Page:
Lot 17

C. 1860-70 Pawnee War Tomahawk w/ Teeth Drop

Estimate: $8,000 - $11,000

Bid Increments

Price Bid Increment
$0 $5
$50 $10
$100 $25
$500 $50
$1,000 $100
$2,000 $250
$5,000 $500
$10,000 $1,000
$25,000 $2,500
$100,000 $5,000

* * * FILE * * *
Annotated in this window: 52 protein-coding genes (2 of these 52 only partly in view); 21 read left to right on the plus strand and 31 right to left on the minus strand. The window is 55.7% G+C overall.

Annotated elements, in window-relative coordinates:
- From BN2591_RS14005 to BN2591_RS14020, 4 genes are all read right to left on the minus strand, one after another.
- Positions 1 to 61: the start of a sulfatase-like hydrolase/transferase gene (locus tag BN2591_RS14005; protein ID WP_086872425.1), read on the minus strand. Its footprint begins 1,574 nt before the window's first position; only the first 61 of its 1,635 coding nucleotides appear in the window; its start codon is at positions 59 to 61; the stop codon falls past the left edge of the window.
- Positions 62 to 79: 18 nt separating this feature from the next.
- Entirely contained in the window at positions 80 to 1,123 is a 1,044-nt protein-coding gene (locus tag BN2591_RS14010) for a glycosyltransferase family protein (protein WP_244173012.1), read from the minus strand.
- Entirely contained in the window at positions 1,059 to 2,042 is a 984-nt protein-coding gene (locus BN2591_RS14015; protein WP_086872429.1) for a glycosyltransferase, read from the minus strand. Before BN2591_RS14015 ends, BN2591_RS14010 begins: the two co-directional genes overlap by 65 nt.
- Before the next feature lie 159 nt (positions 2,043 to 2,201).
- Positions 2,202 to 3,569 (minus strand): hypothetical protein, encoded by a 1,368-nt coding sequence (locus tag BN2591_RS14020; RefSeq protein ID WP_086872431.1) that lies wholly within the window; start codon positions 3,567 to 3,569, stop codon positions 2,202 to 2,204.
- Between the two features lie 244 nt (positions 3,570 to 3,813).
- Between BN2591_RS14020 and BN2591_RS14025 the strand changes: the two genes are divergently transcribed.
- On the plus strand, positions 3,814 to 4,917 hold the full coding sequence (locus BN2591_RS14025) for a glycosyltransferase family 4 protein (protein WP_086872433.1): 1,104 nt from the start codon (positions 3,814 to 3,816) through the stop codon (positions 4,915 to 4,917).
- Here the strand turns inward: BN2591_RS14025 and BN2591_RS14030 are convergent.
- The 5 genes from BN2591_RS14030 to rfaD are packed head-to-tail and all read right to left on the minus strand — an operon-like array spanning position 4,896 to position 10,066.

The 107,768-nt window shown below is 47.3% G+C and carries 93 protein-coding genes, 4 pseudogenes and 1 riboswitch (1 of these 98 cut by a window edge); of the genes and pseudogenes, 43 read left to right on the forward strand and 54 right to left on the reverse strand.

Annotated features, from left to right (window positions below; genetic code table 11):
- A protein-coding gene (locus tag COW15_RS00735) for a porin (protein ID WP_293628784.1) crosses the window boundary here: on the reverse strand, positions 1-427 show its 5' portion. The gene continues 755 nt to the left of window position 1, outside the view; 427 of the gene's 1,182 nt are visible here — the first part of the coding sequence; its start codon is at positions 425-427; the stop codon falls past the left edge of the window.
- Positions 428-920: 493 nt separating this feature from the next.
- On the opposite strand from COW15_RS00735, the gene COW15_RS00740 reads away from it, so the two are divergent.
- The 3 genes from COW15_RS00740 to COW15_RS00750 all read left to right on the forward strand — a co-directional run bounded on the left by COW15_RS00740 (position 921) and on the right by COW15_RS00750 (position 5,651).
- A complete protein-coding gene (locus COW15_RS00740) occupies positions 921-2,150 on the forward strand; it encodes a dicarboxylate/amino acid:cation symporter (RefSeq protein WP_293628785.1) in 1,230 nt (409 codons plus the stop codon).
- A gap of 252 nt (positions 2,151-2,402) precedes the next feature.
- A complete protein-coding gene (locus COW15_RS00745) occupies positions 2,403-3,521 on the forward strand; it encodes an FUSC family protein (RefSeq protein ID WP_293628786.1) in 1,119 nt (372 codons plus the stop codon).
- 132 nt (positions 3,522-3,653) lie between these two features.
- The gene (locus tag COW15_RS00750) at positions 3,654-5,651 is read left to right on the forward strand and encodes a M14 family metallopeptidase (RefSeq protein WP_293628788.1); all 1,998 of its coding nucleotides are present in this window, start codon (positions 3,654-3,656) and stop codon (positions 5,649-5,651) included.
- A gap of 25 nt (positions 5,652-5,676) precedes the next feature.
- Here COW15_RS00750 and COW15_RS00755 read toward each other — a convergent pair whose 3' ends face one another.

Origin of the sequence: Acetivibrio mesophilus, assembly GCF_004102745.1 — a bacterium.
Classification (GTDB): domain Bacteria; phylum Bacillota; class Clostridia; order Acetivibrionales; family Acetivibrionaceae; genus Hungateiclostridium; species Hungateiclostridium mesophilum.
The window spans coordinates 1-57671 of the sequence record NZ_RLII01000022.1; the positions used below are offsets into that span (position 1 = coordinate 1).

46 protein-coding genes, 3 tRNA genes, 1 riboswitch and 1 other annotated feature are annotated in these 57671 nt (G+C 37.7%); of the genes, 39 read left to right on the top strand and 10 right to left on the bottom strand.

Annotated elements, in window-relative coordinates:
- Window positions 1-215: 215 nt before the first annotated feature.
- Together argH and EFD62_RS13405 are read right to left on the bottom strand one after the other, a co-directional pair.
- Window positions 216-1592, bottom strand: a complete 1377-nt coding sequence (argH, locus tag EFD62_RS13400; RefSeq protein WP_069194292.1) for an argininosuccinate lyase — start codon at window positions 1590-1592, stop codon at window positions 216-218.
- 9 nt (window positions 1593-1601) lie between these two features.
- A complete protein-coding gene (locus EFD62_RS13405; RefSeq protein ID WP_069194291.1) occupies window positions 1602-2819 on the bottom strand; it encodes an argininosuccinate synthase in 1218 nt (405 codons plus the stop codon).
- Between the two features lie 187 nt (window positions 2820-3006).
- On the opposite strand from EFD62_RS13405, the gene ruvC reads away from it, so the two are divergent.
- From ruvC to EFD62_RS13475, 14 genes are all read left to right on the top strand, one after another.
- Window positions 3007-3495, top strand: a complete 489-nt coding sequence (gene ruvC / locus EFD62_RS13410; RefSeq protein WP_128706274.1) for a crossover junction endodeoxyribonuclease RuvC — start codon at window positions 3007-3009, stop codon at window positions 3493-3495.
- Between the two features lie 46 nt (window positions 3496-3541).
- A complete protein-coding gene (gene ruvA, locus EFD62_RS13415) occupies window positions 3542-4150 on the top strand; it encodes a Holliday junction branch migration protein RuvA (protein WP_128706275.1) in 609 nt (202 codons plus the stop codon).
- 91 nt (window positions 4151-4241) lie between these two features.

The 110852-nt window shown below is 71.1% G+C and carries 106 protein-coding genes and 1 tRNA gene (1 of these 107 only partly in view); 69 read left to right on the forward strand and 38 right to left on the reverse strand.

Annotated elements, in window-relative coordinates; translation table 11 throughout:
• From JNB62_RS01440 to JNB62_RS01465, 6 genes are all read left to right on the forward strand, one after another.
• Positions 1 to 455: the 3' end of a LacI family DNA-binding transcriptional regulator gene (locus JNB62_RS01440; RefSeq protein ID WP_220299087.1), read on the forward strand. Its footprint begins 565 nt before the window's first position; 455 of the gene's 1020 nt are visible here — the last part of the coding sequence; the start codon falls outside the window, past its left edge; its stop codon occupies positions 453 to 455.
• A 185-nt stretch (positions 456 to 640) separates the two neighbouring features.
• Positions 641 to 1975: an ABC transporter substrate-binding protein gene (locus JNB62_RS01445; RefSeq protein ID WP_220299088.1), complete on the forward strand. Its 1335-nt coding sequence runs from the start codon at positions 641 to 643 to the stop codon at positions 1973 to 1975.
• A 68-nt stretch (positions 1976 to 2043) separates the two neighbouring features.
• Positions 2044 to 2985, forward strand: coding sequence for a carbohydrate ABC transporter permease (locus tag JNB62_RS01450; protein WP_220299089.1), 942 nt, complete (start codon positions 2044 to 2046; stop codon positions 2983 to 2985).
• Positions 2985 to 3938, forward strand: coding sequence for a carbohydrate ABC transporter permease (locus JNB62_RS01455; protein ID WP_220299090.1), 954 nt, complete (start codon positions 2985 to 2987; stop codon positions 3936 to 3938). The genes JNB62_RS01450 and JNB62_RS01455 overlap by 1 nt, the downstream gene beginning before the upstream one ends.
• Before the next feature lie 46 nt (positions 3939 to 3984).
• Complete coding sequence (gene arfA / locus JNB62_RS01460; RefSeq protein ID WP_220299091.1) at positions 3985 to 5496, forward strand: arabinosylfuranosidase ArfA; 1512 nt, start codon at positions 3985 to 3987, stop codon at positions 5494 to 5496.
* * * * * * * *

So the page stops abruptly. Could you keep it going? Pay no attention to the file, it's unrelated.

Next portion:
This is a fantastic rare circa 1860’s to 1870’s Missouri War Axe Tomahawk from the Pawnee Indians of Kansas. The piece is comprised of a hand-forged iron head with rare Buffalo Bison head effigy cutout (cut out) at the center along with two six-pointed star cutouts below just above the blade. The head has an oblong round eyelet hole with four filed ridges being secured to the wood haft with a leather hide gasket and solid brass trade tacks. The dark solid wood haft has a deep, shiny chocolate patina from honest age and use and is decorated with bands of solid brass trade tacked design. Just below the gripping area is a pierced hole holding the rare drop. The drop consists of old crenshaw twine, old tarnished brass trade beads and 18 human teeth, below there are two hand rolled tin jingle dangle cones at the base with old human hair plume fringes attached. This type of human teeth drop has been documented on other Pawnee attributed tomahawks, war clubs and lance poles by tomahawk shcolars and authors Peterson, Baldwin, Francis etc… The Pawnee were brutal killers and were known to mutilate the bodies of their war victims and make necklaces / drops from fingers, ears, teeth, hair and scalps. The tomahawk war club head has a larger wide triangular shape and is considered to be a "Missouri War Axe" a term coined by American Indian weapons collectors to describe this particular style of tomahawk. They were first discovered by Lewis & Clark on their 1804-1805 expedition financed by Thomas Jefferson, which sent them exploring up the upper Missouri River basin. Meriwether Lewis wrote about these weapons and sketched one in his journal, stating that the local Indians were fervently requesting the expedition blacksmith to make additional examples for them. He went as far as to state that it was the only item the Indians were willing to trade corn, grain and other expedition necessities for and that manufacture, and trade of additional axes is what solely got the explorers through the winter of 1805. Only a small handful of tribes were known to have used this style of tomahawk and in only one specific region. They were made in small numbers, making early surviving examples such as this extremely rare and historically important. The tomahawk war club shows some minor nicks, dings and scratches to the haft indicative of honest age and use and overall has a nice patina. Provenance: From the ex-collection of Cyrus Eaton of London, England, according to his collection log book Eaton purchased the tomahawk from a dealer at the Whitehawk Indian Show in Santa Fe, New Mexico circa 1992. The head measures 8”L by 4.75”W across the bottom of the blade. The tomahawk itself measures 22”L without the drop.